According to the Animal Rescue League of Boston, Senate Bill S2345 (formerly known as H4328/H4244) has passed the Massachusetts Senate. It is now waiting for the signature of Governor Deval Patrick. On their Facebook page, ARL posted a statement thanking residents for making this happen, giving credit to the citizen animal advocates who called legislators in the final weeks of the 2014 session to urge passage of this bill.
“Phone calls to legislators from animal welfare supporters like you made the critical difference in creating a sense of urgency to getting the bill through.”
State Representative Lou Kafka, one of the key members in moving the bill through the House, says this is a day to celebrate, as the new law will update the outdated penalties handed out to animal abusers. At the same time, it will ensure legislators receive the best advice on how to fight future animal cruelty in the state, handed down by those who deal with it most frequently.
Once the bill is signed by Governor Patrick, it will take effect in 90 days. Maximum penalties for animal cruelty convictions will be raised from five to seven years, and the maximum fine will go from $2,500 to $5,000. Repeat offenders may be given up to a 10 year sentence and/or a fine of $10,000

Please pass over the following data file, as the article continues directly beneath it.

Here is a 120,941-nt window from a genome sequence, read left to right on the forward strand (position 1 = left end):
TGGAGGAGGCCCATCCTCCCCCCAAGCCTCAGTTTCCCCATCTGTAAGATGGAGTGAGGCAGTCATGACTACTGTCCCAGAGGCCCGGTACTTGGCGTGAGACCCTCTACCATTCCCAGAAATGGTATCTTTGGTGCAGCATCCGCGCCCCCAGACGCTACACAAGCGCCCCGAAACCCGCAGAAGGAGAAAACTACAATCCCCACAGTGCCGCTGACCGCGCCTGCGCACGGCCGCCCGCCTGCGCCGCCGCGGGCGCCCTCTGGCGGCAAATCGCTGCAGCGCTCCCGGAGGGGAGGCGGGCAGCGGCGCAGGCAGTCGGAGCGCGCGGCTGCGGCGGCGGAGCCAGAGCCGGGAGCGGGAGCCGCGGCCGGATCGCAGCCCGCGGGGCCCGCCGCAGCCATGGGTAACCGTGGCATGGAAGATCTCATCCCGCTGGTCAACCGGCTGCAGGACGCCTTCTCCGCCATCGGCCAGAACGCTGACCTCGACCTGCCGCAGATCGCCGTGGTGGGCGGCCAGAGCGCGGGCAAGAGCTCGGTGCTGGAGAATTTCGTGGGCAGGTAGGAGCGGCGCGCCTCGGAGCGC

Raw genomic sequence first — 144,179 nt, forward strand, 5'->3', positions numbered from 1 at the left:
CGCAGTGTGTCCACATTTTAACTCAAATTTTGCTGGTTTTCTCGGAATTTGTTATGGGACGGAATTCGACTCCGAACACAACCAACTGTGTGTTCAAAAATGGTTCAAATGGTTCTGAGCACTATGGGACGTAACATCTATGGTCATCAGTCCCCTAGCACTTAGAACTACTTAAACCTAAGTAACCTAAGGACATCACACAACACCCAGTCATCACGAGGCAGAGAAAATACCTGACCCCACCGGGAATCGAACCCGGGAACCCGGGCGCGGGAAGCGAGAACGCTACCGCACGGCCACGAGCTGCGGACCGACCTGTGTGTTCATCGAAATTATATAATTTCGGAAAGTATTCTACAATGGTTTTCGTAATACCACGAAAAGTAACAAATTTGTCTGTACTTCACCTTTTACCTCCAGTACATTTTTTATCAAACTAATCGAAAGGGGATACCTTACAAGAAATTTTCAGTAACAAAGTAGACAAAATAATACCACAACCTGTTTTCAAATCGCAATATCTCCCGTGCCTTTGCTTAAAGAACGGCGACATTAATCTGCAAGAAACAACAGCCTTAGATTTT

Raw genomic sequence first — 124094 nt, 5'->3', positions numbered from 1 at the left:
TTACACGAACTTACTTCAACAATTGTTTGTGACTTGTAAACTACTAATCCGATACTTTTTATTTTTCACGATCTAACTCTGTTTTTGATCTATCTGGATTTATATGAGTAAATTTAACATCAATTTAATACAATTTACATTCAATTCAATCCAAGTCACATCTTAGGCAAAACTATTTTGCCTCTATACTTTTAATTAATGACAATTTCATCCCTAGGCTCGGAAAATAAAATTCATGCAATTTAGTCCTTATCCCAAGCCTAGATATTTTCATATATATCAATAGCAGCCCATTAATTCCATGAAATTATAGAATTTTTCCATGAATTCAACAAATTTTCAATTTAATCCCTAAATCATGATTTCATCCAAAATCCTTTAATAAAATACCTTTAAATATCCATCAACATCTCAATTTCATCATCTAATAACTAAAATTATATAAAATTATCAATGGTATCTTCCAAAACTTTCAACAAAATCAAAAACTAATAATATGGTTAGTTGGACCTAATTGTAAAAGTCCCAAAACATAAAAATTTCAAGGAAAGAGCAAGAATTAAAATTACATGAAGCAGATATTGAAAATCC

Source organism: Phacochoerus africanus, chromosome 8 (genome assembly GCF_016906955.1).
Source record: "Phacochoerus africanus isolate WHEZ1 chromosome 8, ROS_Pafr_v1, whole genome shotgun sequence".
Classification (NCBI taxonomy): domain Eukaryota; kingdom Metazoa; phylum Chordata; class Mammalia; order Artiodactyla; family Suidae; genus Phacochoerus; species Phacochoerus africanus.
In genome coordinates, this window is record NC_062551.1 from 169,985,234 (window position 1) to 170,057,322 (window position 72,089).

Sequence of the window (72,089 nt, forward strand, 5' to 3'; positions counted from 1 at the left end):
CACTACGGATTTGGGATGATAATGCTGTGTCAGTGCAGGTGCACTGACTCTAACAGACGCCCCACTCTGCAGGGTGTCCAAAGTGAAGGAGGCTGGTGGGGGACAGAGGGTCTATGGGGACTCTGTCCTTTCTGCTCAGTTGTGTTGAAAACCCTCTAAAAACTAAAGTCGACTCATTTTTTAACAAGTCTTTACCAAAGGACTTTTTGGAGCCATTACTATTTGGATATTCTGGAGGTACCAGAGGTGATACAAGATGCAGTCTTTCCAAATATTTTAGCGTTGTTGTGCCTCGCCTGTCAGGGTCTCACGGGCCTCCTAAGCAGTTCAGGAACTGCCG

SB 2345 will also require veterinarians to report suspected animal abuse to authorities. A task force will also be created, comprised of experts in law enforcement. In addition, the new law requires veterinarians to report suspected animal abuse. Also included once the law goes into effect is the creation of a task force comprised of experts in animal protection, veterinary medicine and the law. This group will continue to evaluate the state’s cruelty statues to ensure offenders are given the harshest punishment possible.
Gone are the days when those convicted of animal cruelty are given a slap on the wrist. At least in Massachusetts, those who have fought to see this bill through the House and Senate understand the position pets play in our lives. The increased prison time and fines are needed nationwide, not just in the few states who have had the forward thinking to make it happen.
In December, 2013, the Animal Legal Defense Fund Releases Year-End Report Ranking State Animal Cruelty Laws ranked Massachusetts as number 19 in having the best animal protection laws. These new, stricter penalties, along with the task force and the requirement of vets to report abuse, will likely propel the state to one of the best areas in the United States in companion animal protection.
If you would like to contact the Governor’s office in hopes of getting this bill signed into law, contact information is listed below.
Governor Deval Patrick
888.870.7770 (in state)
Washington, DC info